Around the turn of the century, the last century that is, the Cornish art colony in upper New Hampshire thrived. About eighty artists and notables were associated with this retreat, which was more or less organized by the sculptor Augustus Saint-Gaudens and the painter Thomas Wilmer Dewing. First artists and architects, next writers, and then other talented and accomplished people, along with the merely wealthy, took up residence in and around Cornish and Plainfield, New Hampshire, for either the summers or year round. The list of colonists include Maxfield Parrish, Ethel Barrymore, Marie Dressler, Isadora Duncan, Frederic Remington, Daniel Chester French (sculptor of the Lincoln Memorial), legendary editor Maxwell Perkins, Judge Learned Hand, and President Woodrow Wilson.
These were not starving artists. Their presence revived the economy of this formerly hardscrabble farming area. Many built stunning residences with formal gardens, including ten designed by colonist Charles A. Platt that show Georgian and Italian Renaissance influences. Others remodeled existing farmhouses in high style.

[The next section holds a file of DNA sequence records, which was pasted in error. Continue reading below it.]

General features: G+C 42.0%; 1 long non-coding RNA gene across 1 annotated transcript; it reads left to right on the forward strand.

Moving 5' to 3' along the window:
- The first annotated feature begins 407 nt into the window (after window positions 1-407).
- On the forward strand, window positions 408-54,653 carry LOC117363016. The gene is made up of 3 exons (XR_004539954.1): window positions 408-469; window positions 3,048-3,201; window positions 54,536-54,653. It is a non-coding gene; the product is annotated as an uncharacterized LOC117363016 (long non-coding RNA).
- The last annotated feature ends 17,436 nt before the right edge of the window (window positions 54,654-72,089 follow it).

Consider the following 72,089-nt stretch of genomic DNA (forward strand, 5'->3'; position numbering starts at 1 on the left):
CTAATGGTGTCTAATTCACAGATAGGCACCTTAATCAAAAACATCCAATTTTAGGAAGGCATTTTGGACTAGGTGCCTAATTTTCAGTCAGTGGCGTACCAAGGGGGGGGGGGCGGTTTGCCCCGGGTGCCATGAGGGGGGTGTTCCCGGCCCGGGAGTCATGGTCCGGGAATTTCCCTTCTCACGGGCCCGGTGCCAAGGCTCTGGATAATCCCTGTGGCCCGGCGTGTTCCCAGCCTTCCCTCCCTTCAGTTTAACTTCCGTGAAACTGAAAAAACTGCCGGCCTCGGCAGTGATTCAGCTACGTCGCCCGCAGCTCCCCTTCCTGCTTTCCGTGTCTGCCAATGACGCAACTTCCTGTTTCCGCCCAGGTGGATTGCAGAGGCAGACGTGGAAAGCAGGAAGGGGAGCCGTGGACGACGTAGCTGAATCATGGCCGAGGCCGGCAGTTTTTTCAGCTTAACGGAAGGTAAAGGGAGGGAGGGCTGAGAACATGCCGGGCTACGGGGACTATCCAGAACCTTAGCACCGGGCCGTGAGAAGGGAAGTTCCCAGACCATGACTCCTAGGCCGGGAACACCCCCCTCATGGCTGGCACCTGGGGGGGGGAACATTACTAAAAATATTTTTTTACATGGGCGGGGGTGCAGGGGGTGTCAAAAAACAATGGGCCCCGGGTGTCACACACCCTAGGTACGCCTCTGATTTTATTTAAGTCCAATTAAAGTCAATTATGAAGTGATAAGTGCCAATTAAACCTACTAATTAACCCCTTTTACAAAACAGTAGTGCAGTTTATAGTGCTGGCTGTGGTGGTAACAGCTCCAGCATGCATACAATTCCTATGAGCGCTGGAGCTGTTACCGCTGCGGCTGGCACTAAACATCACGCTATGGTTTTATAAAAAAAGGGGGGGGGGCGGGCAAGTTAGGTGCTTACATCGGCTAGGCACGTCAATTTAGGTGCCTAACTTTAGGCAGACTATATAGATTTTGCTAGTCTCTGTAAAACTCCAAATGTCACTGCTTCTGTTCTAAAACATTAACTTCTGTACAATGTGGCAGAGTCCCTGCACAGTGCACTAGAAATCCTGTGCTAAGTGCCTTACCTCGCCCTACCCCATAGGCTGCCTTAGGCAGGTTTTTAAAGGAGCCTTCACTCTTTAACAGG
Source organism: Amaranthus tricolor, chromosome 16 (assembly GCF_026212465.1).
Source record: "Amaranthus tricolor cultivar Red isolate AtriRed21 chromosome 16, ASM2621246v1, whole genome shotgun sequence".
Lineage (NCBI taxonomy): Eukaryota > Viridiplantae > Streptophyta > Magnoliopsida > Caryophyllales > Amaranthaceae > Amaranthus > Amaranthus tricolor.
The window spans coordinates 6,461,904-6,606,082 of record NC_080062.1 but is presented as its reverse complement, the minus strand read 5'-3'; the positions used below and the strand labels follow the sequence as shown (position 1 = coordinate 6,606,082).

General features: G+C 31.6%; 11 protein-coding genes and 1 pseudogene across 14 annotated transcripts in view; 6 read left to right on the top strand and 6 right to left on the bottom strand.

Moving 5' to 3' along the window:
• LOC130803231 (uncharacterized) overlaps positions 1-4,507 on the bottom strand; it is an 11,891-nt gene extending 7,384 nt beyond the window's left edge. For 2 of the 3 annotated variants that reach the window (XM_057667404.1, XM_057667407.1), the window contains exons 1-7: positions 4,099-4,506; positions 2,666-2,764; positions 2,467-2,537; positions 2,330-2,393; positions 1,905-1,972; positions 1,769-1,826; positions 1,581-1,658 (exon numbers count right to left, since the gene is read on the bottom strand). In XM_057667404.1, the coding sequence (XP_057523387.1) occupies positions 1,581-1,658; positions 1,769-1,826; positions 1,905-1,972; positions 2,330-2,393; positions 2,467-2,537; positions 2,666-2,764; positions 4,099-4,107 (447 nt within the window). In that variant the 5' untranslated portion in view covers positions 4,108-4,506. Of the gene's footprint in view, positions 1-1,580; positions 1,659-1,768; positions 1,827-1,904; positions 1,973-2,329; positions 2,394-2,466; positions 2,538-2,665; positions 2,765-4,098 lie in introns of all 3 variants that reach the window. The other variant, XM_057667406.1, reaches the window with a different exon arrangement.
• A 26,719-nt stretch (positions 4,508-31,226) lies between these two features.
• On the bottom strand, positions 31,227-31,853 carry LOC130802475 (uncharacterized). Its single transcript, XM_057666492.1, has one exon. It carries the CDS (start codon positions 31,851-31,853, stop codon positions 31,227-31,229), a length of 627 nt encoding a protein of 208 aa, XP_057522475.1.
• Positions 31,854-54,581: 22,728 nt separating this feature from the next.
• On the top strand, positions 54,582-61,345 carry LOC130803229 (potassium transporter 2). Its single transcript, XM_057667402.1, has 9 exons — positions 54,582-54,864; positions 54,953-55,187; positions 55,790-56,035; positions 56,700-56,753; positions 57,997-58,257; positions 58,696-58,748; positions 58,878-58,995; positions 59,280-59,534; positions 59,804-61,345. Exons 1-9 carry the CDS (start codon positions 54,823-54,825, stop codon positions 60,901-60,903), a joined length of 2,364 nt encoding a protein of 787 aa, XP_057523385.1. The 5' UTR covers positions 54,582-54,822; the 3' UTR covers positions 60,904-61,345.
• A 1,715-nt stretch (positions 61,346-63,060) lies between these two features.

I'm curious about how active and inclusive their social gatherings were. It was never a teaching colony, but they must have held parties and picnics, gallery openings, lectures, concerts, and the like. Was Jewish sculptor William Zorach always invited? I'm sure there were also intrigues, liaisons, fallings-out, rivalries, and many drinking bouts. Perhaps there's a historical novel lying in wait for a writer willing to do the research.
This painting, Symphony in Green and Gold by Thomas Wilmer Dewing, 1900, was inspired by one of the colony's amateur theatricals, staged in a garden and illuminated by Chinese lanterns. If I have any fantasy about living in such a colony, it is of being culturally self-sufficient, participating in do-it-yourself entertainments alongside creative people. Click on the picture for a closer look.